In a relatively similar study by Zadik and Levin conducted in Israel, Eastern Europe, and Latin America in 2007, it was reported that 46% of the dentists prescribed antibiotics after third molar surgery. (14) The students of Latin America were more likely to prescribe antibiotics than students in other countries. The cited research was not attitude-based. (14)
A similar study by Kakoei et al was conducted in Iran in 2006, and 113 questionnaires were completed by dentists participating in a specialized congress. (15) It was reported that 72% of the participants in the congress prescribed antibiotics for fever, and 88% prescribed antibiotics for prominent and diffuse masses. (15) In our research, about 98% of the dentists had the correct attitude, similar to the mentioned study. The limitation of the mentioned study was the small number of the participants, indicating the need for further work.
Although further research is needed, accumulative evidence suggests that dental practitioners’ knowledge about the use of antibiotics is far from ideal. Rational antibiotic prescription, based on thorough knowledge, is an important objective. This can be achieved by the regular participation of dentists in the continuing dental education courses in the field of antibiotic prescription, by effective communication between microbiologists and practitioners, and by reevaluation and standardization of the instructions regarding antibiotic prescription. In addition, greater emphasis on the training of students about antimicrobial agents could be beneficial. (15,16)
In 2004, Salako et al conducted a similar study in Kuwait. (17) Two-hundred questionnaires were distributed among dentists of six dental health centers. Ninety percent of the respondents prescribed antibiotics with evidence of systemic involvement, massive disseminated mass, or inflammation in the proximity of the eye. (17) The problem with the abovementioned study was that some dentists referred to books and articles for antibiotic prescription. In our research, antibiotic prescription rates were 54.4% for spreading swelling and 15.9% for patient satisfaction.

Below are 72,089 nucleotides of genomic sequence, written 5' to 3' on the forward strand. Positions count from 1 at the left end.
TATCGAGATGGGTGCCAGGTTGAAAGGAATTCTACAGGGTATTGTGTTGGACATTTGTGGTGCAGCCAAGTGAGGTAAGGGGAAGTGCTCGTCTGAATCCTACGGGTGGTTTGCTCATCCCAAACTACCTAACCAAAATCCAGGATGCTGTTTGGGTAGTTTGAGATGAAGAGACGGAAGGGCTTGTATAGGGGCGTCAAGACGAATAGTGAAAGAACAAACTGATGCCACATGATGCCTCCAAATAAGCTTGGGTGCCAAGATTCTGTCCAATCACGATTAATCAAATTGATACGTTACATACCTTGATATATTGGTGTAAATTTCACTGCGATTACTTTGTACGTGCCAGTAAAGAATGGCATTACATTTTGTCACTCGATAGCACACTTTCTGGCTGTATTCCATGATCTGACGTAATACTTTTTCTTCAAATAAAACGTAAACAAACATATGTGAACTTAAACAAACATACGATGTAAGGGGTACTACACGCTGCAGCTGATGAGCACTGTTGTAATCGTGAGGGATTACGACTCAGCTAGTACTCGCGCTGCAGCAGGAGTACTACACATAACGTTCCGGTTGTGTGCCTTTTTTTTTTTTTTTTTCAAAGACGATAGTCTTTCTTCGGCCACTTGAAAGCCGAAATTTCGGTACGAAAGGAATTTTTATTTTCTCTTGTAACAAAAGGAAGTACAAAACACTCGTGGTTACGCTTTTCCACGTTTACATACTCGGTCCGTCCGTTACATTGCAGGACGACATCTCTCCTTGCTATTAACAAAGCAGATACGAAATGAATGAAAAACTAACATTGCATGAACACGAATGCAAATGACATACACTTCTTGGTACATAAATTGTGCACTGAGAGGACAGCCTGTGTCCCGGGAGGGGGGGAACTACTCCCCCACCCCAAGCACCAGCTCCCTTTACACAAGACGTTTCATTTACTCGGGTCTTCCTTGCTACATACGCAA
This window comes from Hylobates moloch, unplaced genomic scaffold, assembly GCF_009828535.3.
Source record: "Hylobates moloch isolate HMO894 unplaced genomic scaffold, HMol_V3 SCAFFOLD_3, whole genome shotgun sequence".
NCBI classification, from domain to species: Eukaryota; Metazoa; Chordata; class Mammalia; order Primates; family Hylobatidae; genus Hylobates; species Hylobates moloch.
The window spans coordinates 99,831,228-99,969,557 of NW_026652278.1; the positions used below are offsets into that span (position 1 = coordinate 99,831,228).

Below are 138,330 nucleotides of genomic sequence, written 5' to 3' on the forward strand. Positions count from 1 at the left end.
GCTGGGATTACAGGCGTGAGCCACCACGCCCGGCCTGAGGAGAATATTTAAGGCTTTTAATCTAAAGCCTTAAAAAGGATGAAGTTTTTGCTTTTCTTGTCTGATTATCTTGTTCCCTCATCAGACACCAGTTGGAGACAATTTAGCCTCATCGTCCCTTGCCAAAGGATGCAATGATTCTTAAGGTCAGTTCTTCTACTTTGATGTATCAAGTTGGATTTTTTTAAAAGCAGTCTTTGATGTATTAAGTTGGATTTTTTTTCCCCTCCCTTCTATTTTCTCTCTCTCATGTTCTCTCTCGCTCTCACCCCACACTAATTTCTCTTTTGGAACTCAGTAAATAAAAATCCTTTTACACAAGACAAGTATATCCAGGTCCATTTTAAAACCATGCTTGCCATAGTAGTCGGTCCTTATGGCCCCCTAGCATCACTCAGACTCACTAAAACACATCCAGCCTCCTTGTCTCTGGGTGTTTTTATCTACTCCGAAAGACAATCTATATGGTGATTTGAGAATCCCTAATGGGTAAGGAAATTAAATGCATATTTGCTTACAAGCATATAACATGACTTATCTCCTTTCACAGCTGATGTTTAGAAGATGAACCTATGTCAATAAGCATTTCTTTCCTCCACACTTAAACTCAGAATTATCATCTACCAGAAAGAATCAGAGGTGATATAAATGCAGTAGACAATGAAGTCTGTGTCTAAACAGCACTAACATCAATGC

One of the problems with the present research was that the 20 questions that were used to evaluate the attitudes of dentists about the use of antibiotics were associated with the same grades, while some questions were worth more. It is advisable to determine the exact scores for each of these questions so that the attitudes of dentists can be more accurately assessed. Of course, this requires more research, which is better to be included in another study. On the other hand, dentists may not answer the questions honestly; they may respond to the questions according to the scientific principles and act differently in practice.
We included some positive aspects in the present study. Most previous studies have evaluated the knowledge (the initial phase) of dentists. In this research, the attitude (accumulated knowledge) was evaluated, which is followed by the action. It has also been tried to get more reliable results by responding to the questions in person and by avoiding bias.
Nonetheless, it is worrying to see a considerable percentage of practicing dentists still prescribing antibiotics even if they are uncertain of the diagnosis or the patients’ demand. This trend of antibiotic abuse is common and well-reported. Although various excuses have been put forward to explain such practices, including dentists working in crowded clinics or lack of time, dental practitioners need to bear in mind the related adverse effects on the long run.
According to the results, it seems that the positive attitude towards antibiotic prescription in endodontic treatments was satisfactory among the studied dentists.